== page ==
Happy Thanksgiving

 On Sunday, my father, who hadn't called me since the previous Monday (but I saw him on Saturday), left me a voice mail while I was in church (my phone is silenced during the service).  It was hard for him to get his words out, but in the end, he wished me a very, very, very, very, Happy Thanksgiving.  And although it is June, it meant a lot to me.  It was probably one of the most heartfelt messages I've ever gotten from my father.  

Let me explain why.

As I have written previously, my father has been in the hospital and rehabilitation facilities since February.  (I'll be honest, I’VE lost sense of the exact timing.)  Due to numerous health issues, he developed pressure ulcers that are severe.  (I never realized how severe they could be.)  After his first stint in the hospital, he was released and came home, where he has a 24/7 caregiver.  He also had daily visits from a wound care nurse.  After a week or 10 days, the nurse didn't like what she was seeing and he was sent back to the hospital.  When he was released again, we agreed he would go to a rehabilitation facility as he was still on IV antibiotics and needed specialized care.  I thought that would only be a few weeks.  I was wrong.

When I first went to see him at the facility, he was on a heavy dose of painkillers.  He was not very coherent and he was nauseated.  It wasn't good and I was upset at the turn of events.  However, over the next week or so I believe they reduced the medication and he was alert, but still in pain.  (You don't want to be around when they dress his wounds.)  His caregiver and I trimmed his hair.  He ate (with his assistance from his caregiver) food that she made at home for him.  (He HATED the food at the rehab facility.)  As time passed, I thought he was getting better and I was hoping that he would be able to come home in early May.

I spoke with a supervisor at the facility to see what the exit strategy was.  It was then that I was told that his wounds were still very severe and that it would be another couple of months.  I had barely digested that (and broke the news to my dad), when he was taken back to the hospital.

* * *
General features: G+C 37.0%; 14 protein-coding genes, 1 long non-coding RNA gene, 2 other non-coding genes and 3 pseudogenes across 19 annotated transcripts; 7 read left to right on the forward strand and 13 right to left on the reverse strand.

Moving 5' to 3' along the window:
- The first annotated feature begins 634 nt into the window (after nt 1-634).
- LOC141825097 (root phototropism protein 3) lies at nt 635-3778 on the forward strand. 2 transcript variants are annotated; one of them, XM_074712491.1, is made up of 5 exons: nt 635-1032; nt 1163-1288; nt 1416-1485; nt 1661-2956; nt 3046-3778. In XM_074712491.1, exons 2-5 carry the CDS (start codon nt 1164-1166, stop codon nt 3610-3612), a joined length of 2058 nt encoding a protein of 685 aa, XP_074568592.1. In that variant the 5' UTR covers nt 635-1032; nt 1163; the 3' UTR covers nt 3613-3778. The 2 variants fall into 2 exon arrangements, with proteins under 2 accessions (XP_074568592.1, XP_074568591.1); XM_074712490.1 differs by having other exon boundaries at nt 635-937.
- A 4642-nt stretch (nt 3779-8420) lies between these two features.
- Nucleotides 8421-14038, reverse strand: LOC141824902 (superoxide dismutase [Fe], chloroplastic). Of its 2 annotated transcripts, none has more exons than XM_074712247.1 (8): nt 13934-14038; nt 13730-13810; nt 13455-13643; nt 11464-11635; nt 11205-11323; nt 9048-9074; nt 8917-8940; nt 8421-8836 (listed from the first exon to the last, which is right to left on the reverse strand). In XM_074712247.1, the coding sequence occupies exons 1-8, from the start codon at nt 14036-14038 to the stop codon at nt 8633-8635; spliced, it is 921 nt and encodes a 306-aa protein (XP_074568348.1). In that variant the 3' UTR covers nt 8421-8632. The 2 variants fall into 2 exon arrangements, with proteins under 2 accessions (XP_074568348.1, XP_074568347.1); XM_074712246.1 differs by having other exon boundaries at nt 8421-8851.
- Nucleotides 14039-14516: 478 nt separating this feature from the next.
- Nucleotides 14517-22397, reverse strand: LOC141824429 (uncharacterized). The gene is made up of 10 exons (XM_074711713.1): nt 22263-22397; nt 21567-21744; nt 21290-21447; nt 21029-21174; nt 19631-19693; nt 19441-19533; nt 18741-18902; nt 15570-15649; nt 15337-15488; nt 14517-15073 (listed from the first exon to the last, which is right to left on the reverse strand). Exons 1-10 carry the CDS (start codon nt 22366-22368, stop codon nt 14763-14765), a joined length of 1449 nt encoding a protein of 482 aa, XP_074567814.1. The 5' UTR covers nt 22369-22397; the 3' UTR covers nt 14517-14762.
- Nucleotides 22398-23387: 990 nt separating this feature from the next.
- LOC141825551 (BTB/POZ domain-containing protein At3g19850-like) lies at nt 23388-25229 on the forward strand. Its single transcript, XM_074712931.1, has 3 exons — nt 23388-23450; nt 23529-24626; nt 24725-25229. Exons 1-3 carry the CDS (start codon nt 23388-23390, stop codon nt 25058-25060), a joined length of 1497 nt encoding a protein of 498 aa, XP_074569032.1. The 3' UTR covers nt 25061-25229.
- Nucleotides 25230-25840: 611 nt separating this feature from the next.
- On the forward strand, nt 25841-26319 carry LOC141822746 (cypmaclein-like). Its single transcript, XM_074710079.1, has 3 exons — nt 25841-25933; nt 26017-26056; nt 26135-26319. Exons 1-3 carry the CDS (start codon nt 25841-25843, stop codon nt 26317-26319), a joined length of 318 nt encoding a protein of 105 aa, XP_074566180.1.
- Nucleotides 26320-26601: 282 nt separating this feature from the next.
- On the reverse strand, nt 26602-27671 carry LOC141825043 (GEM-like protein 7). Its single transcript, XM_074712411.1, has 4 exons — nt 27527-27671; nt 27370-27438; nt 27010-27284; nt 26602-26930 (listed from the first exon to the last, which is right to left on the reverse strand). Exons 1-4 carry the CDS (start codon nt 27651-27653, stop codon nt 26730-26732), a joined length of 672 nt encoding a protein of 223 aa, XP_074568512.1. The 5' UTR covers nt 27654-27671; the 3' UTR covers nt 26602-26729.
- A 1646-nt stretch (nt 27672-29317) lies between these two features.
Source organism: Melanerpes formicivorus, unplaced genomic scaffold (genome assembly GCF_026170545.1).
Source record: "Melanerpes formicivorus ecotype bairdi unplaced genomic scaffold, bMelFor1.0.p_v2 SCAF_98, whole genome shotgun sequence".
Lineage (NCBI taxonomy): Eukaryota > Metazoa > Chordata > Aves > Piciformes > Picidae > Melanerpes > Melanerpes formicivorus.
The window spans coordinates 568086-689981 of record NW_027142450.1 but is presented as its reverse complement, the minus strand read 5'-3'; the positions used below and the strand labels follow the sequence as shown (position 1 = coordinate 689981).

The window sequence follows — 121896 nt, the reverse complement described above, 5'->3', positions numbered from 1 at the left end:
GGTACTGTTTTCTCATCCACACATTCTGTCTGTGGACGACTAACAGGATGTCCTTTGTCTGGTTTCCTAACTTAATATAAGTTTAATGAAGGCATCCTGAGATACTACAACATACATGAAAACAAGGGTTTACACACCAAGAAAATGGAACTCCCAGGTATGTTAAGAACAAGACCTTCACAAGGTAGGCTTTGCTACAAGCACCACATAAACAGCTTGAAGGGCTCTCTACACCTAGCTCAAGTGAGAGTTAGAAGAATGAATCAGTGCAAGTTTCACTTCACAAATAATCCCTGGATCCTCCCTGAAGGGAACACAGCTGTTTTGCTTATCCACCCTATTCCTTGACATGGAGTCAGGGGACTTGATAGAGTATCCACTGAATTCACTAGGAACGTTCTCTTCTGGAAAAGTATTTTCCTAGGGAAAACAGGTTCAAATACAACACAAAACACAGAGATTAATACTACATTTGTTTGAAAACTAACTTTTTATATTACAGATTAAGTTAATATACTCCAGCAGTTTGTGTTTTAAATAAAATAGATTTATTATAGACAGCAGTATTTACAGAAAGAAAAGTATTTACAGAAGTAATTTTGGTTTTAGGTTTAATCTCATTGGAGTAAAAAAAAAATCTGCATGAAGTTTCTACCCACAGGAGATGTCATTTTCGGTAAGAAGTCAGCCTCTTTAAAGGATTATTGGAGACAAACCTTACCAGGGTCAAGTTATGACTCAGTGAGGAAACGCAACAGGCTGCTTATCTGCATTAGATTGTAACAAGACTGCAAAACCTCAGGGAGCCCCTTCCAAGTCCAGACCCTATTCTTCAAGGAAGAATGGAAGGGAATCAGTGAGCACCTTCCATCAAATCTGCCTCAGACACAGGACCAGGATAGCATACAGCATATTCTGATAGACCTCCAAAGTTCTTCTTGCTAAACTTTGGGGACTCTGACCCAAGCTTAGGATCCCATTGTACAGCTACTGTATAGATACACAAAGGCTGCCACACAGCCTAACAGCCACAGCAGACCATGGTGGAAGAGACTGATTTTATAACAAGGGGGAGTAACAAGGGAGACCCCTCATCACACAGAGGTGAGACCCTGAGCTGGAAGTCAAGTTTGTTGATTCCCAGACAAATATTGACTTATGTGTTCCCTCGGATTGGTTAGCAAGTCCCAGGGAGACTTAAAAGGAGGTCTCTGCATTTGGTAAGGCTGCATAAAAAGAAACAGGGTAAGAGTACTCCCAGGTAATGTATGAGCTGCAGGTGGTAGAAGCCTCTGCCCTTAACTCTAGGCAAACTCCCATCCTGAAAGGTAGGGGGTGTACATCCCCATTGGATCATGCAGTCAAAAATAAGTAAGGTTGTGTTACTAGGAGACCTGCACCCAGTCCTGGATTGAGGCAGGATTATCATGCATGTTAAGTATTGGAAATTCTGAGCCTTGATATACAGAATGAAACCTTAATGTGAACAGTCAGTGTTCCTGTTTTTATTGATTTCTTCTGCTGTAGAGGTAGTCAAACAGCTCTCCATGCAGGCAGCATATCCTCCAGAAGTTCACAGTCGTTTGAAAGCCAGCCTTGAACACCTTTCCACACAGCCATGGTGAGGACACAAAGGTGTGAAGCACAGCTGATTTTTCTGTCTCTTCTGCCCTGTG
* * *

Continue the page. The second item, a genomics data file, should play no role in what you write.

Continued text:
During this last stay, I was able to speak to a palliative care nurse.  (Since I didn't know what palliative care was until last year:  "Palliative care is specialized medical care for people living with a serious illness. This type of care is focused on providing relief from the symptoms and stress of the illness. The goal is to improve the quality of life for both the patient and the family.

"Palliative care is provided by a specially trained team of doctors, nurses and other specialists who work together with a patient’s other doctors to provide an extra layer of support. Palliative care is based on the needs of the patient, not on the patient’s prognosis. It is appropriate at any age and at any stage in a serious illness, and it can be provided along with curative treatment"  This comes from https://getpalliativecare.org/)

The nurse was forthright with me, which I really appreciated.  She let me know that his wounds would probably never fully heal.  (Not that they wouldn't heal, but not completely.)  I had never considered that.  I also hadn't considered that this cycle of hospital/home or hospital/rehab might not be one that could not be broken.  It might be a fact of life.  Not what you want to hear, but it did at least help ME understand what was going on.  I expressed that when my dad was able to go home that I would definitely want home palliative care (in addition to any other in-home nursing/wound care that he could receive).  MY goal was for him to be as healthy AND comfortable as he could be.  Not 100% perfect, but as healthy as his age and his body would allow AND as to be as pain free as was possible.

He moved from the hospital to a different rehabilitation center the Saturday of Memorial Day weekend.  (Caught me by surprise, but...)  He chose the facility.  When I saw him that Sunday, he was mostly sleeping, but relatively coherent.

I was used to him calling me every morning.  That stopped happening the last Tuesday of May.  It worried me, but I was not overly alarmed because his caregiver goes to see him every day and spends 5-6 hours with him.  I spoke to his caregiver AND the nurses at the facility; they confirmed that he is getting pain medication twice a day and/or before they do the wound care.  While I am not happy that he is on so much pain medication and that he is sleeping most of the time, from what I can see (and I saw him just a few days ago), he is relatively peaceful and calm.  And I think that this is important.

For many years (what seems like an eternity), my dad has had pain:  in his back, his legs, his feet.  As the years have gone by, it has only gotten worse.  At least, for now, he seems comfortable.

So when he called me (I'm sure with the help of his caregiver), while it took a while for him to get the words out, his words were clear.  And while he was wishing me a "happy Thanksgiving," to me what he was really telling me is that he loved me.  For me, that means the world.

This has been a long road for my dad and it's going to continue to be difficult.  For now, I am grateful for the small amount of peace that he seems to have.  For that I give thanks and say, "Happy Thanksgiving."


  1. It’s a long road for you both. God bless your wisdom and compassion.

  2. https://bmacards.com/To5v7l


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